Children’s Book Awards

When I was a kid I didn’t care a lot about book awards. If a book had some kind of animal on the cover, that was pretty much enough. Maybe some of the books I read were award-winners, maybe they weren’t. I certainly didn’t keep track. Besides, if it was up to kids to give awards, they would probably pick them according to completely different criteria, the way I did – dinosaurs on the cover get first place, ones with horses and dogs get second, honorable mentions to ones that have elephants.

The awards aren’t really there to help the kids; they’re there to help the curators. If a parent or a teacher has a choice between two books, one with a shiny medal on the cover and the other without, which one are they likely to choose? The medal indicates that this book has been through a panel of people who all decided it was pretty great for one reason or another, and that must mean something.

And it does – don’t get me wrong! It’s just that different awards mean different things, so if you’re trying to create a diverse, useful library for young readers, it’s important to pay attention while keeping track.

Perhaps the best-known book awards are the Newbery Medal and the Caldecott Medal. These longstanding awards, decided by the Association for Library Service to Children, to distinguished contributions to American literature each year. These are meant to determine the cream of the crop, but with thousands of new books coming out for kids each year, there’s no way this can be comprehensive!

Fortunately, there are a number of other awards that can also be helpful. The Pura Belpré Award recognizes great Latino literature for children. The American Indian Youth Literature Award does the same for books about American Indians. Other awards that specialize in this way include the Tomas Rivera Mexican American Children’s Book Award, the Americas Award for Children’s and Young Adult Literature, the Asian/Pacific American Award for Literature, and of course, the Coretta Scott King Book Awards for outstanding African American authors and illustrators.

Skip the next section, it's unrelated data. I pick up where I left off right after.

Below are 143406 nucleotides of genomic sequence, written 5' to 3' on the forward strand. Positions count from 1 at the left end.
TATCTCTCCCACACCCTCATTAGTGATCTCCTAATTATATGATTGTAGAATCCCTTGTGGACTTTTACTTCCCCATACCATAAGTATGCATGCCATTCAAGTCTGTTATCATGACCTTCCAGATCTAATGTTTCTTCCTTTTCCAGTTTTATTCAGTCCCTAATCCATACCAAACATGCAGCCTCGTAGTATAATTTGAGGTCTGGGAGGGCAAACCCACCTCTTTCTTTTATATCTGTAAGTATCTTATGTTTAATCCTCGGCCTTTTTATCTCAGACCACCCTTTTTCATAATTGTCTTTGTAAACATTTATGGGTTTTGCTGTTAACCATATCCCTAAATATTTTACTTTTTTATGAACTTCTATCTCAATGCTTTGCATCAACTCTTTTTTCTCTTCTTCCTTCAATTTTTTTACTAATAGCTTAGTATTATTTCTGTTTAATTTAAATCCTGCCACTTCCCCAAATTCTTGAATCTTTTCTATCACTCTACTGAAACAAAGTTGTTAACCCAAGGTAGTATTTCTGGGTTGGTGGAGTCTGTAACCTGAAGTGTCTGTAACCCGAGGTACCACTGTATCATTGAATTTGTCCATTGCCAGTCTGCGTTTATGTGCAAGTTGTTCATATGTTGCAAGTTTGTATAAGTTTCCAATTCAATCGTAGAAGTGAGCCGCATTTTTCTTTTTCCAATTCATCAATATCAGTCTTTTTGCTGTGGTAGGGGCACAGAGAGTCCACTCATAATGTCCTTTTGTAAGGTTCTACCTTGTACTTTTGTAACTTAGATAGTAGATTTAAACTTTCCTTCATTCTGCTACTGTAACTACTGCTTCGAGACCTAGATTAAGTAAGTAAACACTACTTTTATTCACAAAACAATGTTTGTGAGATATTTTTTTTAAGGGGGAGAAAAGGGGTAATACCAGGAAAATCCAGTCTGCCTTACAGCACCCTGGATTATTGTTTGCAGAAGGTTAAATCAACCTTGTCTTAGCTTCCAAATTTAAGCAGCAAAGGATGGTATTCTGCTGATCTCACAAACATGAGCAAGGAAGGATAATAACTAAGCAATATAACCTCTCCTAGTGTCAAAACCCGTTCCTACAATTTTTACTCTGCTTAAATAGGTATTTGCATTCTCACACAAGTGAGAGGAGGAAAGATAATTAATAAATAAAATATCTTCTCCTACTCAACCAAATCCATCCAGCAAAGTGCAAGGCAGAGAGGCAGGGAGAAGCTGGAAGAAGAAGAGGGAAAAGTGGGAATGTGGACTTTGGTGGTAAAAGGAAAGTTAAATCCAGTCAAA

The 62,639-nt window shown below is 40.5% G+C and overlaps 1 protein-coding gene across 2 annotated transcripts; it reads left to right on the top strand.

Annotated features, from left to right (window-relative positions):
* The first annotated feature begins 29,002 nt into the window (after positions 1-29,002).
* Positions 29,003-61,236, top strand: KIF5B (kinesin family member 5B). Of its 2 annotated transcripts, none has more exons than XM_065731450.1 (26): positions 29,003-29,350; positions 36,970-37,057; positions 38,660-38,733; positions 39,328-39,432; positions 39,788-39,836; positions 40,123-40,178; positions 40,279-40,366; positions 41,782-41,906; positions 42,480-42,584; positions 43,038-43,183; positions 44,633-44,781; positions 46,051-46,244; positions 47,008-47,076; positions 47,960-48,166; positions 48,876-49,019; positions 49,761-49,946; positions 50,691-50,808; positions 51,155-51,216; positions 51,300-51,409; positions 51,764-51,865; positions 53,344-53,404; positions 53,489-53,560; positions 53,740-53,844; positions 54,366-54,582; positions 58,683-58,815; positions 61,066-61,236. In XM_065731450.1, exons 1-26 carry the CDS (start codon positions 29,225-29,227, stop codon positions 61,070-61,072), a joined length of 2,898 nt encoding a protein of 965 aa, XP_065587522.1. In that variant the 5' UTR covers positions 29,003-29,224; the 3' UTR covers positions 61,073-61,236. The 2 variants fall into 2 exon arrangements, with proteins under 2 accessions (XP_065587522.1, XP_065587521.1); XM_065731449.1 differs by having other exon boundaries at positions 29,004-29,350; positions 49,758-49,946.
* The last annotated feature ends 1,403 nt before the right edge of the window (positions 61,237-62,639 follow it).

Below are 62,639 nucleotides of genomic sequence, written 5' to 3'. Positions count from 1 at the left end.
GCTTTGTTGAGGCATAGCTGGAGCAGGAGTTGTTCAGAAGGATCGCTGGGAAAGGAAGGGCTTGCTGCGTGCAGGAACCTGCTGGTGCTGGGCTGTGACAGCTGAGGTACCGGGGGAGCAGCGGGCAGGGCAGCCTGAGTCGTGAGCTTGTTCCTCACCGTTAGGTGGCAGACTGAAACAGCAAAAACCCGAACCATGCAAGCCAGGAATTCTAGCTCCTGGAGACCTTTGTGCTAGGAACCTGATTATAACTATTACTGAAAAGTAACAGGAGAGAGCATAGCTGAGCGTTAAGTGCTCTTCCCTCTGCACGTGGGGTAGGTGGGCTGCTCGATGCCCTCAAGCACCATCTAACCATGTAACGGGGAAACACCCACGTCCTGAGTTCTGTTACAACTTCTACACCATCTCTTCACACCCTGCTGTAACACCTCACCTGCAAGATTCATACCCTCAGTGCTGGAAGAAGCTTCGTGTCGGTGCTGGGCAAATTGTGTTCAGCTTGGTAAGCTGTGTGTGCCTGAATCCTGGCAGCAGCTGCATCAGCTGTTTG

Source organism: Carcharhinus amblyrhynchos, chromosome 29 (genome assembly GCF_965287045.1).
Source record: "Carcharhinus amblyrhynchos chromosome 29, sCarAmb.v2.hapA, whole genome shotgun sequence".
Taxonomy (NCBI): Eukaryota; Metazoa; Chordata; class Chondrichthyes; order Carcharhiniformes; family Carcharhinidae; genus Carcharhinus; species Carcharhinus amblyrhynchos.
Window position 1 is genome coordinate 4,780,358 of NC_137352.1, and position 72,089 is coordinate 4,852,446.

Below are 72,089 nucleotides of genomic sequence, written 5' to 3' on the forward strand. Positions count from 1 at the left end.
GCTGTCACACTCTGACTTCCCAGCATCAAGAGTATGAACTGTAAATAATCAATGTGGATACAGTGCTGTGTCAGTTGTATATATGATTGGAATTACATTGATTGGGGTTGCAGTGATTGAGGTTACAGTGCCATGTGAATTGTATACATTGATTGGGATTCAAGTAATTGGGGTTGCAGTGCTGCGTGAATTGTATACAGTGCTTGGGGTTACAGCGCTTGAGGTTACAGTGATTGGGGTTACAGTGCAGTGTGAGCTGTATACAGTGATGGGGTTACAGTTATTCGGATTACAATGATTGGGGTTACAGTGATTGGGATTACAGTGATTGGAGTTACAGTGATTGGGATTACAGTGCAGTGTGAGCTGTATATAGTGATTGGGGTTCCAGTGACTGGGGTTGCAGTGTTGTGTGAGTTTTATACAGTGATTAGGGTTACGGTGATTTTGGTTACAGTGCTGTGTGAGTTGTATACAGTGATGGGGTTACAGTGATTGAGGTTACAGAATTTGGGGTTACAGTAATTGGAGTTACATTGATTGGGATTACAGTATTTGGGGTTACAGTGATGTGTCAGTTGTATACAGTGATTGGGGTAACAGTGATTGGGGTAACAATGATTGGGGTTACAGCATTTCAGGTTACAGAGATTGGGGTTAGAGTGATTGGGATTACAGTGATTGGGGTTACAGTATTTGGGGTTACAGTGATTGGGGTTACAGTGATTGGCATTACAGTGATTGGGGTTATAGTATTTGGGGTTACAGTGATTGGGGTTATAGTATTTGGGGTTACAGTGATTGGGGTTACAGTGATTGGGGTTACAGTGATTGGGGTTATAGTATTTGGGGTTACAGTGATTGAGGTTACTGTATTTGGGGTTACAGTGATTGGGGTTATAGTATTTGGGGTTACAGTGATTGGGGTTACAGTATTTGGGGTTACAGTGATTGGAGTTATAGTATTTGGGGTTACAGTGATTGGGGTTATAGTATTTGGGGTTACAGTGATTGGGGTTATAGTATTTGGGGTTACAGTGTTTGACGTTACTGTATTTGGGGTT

Using awards to help fill empty shelves, or the empty spaces in those shelves, might be a useful way to get good literature into the hands of eager young readers. Do you use awards as guidelines when purchasing books for your classroom or library? I’d love to hear more about it!

Review & Recommendation: Akata Witch by Nnedi Okorafor

The seventh and last book in the Harry Potter series, Harry Potter and the Deathly Hallows, came out in July of 2007. Remember how sad you were when you read it all quickly and got to the end, and realized there was no more of that universe to immerse yourself in? That wasn’t just me, right?

I loved reading the Harry Potter stories, just as I loved reading The Chronicles of Narnia, Tamora Pierce’s Song of the Lioness series and Patricia C. Wrede’s Enchanted Forest Chronicles as a kid. Something about fantasy novels would tickle my imagination like nothing else. But I always felt a twinge of sadness at reaching the end of a book (okay, let’s face it – I still feel this way when I finish a good one). When a book sets the stage for a possible sequel or series, that sadness is ameliorated a bit!

That’s just one reason I really enjoyed reading Nnedi Okorafor’s YA fantasy novel Akata Witch.

The premise is familiar; a young girl comes of age in challenging circumstances. That young girl, Sunny, is a social pariah for a number of reasons. Born in America to Nigerian parents, her family only relocated to their homeland just prior to the narrative. Not only that, but Sunny is an albino. She can’t even play outside with other kids, because she’ll burn too badly in the sunshine. Sunny manages to make a ragtag group of friends, and Even an inexperienced reader can probably recognize where this is going, but knowing the way doesn’t make the journey any less fun, engaging, and imaginative.

The coolest thing about this particular work is that it takes readers to a completely atypical setting with a relatable protagonist. Africa is often exoticised in the U.S., even in history and social studies classes, but Okorafor’s writing helps make it a real place in the minds of young readers, and one that’s not so different from where many American kids live. But whether readers focus on the similarities or differences between their experiences and Sunny’s, they’ll find a totally new kind of magical world built up on a mythology that hasn’t been overdone yet in media.